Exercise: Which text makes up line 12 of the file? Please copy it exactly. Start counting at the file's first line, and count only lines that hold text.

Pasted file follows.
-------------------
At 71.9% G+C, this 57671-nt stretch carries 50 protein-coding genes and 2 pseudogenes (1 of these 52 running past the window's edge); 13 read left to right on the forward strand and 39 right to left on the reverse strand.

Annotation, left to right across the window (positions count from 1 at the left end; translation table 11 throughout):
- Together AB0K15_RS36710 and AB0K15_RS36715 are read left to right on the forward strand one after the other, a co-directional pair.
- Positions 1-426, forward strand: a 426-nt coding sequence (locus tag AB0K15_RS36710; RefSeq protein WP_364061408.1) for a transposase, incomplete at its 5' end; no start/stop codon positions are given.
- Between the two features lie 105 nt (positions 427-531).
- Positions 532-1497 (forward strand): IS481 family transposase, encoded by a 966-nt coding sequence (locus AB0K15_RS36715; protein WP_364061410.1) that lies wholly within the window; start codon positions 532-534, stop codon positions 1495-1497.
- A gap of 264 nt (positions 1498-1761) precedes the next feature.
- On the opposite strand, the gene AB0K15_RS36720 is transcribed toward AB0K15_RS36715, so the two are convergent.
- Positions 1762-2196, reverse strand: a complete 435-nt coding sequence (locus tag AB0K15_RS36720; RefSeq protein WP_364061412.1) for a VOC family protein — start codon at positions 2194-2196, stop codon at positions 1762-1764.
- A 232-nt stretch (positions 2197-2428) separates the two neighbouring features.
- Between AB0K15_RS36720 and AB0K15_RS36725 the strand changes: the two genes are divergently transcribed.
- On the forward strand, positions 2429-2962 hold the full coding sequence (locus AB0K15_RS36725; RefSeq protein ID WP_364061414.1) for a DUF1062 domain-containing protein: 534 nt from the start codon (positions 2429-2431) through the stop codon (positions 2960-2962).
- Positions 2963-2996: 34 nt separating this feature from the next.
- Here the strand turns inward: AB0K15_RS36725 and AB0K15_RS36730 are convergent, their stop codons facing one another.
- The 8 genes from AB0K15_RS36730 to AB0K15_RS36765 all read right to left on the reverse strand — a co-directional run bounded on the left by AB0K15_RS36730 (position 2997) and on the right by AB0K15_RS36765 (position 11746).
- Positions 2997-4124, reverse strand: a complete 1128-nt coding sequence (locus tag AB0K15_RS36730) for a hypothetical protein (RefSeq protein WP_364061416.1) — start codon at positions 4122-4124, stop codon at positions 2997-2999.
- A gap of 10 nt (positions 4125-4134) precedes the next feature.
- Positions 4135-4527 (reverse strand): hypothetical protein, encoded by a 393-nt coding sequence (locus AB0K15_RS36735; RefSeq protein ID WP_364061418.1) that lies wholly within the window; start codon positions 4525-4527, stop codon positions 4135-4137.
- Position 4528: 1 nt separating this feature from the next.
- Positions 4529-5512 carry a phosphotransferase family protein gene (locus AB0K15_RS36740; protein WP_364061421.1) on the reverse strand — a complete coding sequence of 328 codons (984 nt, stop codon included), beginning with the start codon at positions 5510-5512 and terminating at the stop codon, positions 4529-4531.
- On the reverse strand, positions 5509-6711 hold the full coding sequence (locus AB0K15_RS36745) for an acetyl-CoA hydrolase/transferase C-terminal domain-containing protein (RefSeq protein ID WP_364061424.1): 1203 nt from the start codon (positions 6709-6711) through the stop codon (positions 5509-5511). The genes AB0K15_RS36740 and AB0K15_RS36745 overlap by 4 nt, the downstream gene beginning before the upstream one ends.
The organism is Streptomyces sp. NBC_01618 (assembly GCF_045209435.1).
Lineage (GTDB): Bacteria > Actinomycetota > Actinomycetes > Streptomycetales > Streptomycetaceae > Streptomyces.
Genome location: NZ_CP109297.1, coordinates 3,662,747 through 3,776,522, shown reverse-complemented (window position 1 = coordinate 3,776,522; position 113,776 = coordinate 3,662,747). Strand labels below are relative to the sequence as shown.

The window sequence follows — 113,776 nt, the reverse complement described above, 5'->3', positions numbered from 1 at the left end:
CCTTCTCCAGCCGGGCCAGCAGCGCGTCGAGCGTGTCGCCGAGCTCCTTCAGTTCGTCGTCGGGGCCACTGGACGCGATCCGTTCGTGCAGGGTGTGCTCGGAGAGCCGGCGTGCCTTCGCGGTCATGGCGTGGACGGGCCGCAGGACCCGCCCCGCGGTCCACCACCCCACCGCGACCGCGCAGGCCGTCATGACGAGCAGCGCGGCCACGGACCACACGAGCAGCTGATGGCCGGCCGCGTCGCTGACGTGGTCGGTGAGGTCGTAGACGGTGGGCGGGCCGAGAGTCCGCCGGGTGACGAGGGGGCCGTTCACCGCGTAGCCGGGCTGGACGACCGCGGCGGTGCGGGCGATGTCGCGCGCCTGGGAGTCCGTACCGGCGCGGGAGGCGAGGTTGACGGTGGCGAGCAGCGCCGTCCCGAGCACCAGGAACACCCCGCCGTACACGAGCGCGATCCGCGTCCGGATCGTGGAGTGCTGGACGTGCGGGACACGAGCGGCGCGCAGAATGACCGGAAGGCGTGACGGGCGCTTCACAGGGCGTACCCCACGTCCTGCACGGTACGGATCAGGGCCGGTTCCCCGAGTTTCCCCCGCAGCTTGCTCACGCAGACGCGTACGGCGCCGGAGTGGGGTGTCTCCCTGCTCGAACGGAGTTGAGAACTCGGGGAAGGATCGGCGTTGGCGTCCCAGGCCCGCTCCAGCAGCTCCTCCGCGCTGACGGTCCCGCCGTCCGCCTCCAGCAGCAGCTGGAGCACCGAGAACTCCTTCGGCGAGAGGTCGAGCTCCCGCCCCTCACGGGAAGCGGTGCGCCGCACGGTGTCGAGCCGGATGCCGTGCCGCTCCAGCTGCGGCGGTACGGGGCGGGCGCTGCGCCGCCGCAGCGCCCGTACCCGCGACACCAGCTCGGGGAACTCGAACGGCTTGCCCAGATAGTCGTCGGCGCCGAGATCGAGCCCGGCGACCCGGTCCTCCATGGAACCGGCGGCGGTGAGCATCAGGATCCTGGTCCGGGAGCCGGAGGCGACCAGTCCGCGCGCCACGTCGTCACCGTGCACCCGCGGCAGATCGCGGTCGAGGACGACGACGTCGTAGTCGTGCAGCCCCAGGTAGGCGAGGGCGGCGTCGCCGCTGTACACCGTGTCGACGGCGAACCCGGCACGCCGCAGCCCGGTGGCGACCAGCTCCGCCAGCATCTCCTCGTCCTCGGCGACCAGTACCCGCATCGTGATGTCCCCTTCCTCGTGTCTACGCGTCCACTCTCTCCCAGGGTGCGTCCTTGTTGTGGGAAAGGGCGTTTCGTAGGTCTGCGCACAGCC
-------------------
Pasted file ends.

- On the forward strand, positions 2429-2962 hold the full coding sequence (locus AB0K15_RS36725; RefSeq protein ID WP_364061414.1) for a DUF1062 domain-containing protein: 534 nt from the start codon (positions 2429-2431) through the stop codon (positions 2960-2962).